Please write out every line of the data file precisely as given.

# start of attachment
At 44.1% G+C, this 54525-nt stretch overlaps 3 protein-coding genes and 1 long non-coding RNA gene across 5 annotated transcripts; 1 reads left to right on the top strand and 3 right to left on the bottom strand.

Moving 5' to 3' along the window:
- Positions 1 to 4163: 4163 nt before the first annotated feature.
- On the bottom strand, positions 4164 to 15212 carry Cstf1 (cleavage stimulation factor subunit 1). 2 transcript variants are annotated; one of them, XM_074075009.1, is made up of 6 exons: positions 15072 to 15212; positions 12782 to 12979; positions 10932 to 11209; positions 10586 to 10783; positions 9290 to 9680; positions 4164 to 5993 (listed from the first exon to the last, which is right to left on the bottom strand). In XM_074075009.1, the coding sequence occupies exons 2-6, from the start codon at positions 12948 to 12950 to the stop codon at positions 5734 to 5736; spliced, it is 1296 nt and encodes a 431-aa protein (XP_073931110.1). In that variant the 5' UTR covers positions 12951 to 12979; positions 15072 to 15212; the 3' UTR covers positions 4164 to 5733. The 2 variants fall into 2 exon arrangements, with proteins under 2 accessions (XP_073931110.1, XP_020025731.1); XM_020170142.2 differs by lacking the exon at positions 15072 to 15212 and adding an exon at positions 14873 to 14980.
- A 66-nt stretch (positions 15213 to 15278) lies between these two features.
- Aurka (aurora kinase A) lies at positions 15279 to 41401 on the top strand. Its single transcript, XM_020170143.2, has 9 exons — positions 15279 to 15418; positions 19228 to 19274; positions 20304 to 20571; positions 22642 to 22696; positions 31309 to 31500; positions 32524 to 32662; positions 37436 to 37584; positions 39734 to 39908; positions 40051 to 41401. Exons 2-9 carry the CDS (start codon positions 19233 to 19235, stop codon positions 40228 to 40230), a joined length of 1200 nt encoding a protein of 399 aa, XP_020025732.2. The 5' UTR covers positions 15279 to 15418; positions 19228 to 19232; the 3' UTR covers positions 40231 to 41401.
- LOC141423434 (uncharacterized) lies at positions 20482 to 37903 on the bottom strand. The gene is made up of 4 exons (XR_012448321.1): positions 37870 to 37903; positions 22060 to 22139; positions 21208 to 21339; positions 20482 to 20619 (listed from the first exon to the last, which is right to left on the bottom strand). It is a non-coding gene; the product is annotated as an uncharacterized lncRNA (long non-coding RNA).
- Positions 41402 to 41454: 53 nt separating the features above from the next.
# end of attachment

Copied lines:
At 44.1% G+C, this 54525-nt stretch overlaps 3 protein-coding genes and 1 long non-coding RNA gene across 5 annotated transcripts; 1 reads left to right on the top strand and 3 right to left on the bottom strand.

Moving 5' to 3' along the window:
- Positions 1 to 4163: 4163 nt before the first annotated feature.
- On the bottom strand, positions 4164 to 15212 carry Cstf1 (cleavage stimulation factor subunit 1). 2 transcript variants are annotated; one of them, XM_074075009.1, is made up of 6 exons: positions 15072 to 15212; positions 12782 to 12979; positions 10932 to 11209; positions 10586 to 10783; positions 9290 to 9680; positions 4164 to 5993 (listed from the first exon to the last, which is right to left on the bottom strand). In XM_074075009.1, the coding sequence occupies exons 2-6, from the start codon at positions 12948 to 12950 to the stop codon at positions 5734 to 5736; spliced, it is 1296 nt and encodes a 431-aa protein (XP_073931110.1). In that variant the 5' UTR covers positions 12951 to 12979; positions 15072 to 15212; the 3' UTR covers positions 4164 to 5733. The 2 variants fall into 2 exon arrangements, with proteins under 2 accessions (XP_073931110.1, XP_020025731.1); XM_020170142.2 differs by lacking the exon at positions 15072 to 15212 and adding an exon at positions 14873 to 14980.
- A 66-nt stretch (positions 15213 to 15278) lies between these two features.
- Aurka (aurora kinase A) lies at positions 15279 to 41401 on the top strand. Its single transcript, XM_020170143.2, has 9 exons — positions 15279 to 15418; positions 19228 to 19274; positions 20304 to 20571; positions 22642 to 22696; positions 31309 to 31500; positions 32524 to 32662; positions 37436 to 37584; positions 39734 to 39908; positions 40051 to 41401. Exons 2-9 carry the CDS (start codon positions 19233 to 19235, stop codon positions 40228 to 40230), a joined length of 1200 nt encoding a protein of 399 aa, XP_020025732.2. The 5' UTR covers positions 15279 to 15418; positions 19228 to 19232; the 3' UTR covers positions 40231 to 41401.
- LOC141423434 (uncharacterized) lies at positions 20482 to 37903 on the bottom strand. The gene is made up of 4 exons (XR_012448321.1): positions 37870 to 37903; positions 22060 to 22139; positions 21208 to 21339; positions 20482 to 20619 (listed from the first exon to the last, which is right to left on the bottom strand). It is a non-coding gene; the product is annotated as an uncharacterized lncRNA (long non-coding RNA).
- Positions 41402 to 41454: 53 nt separating the features above from the next.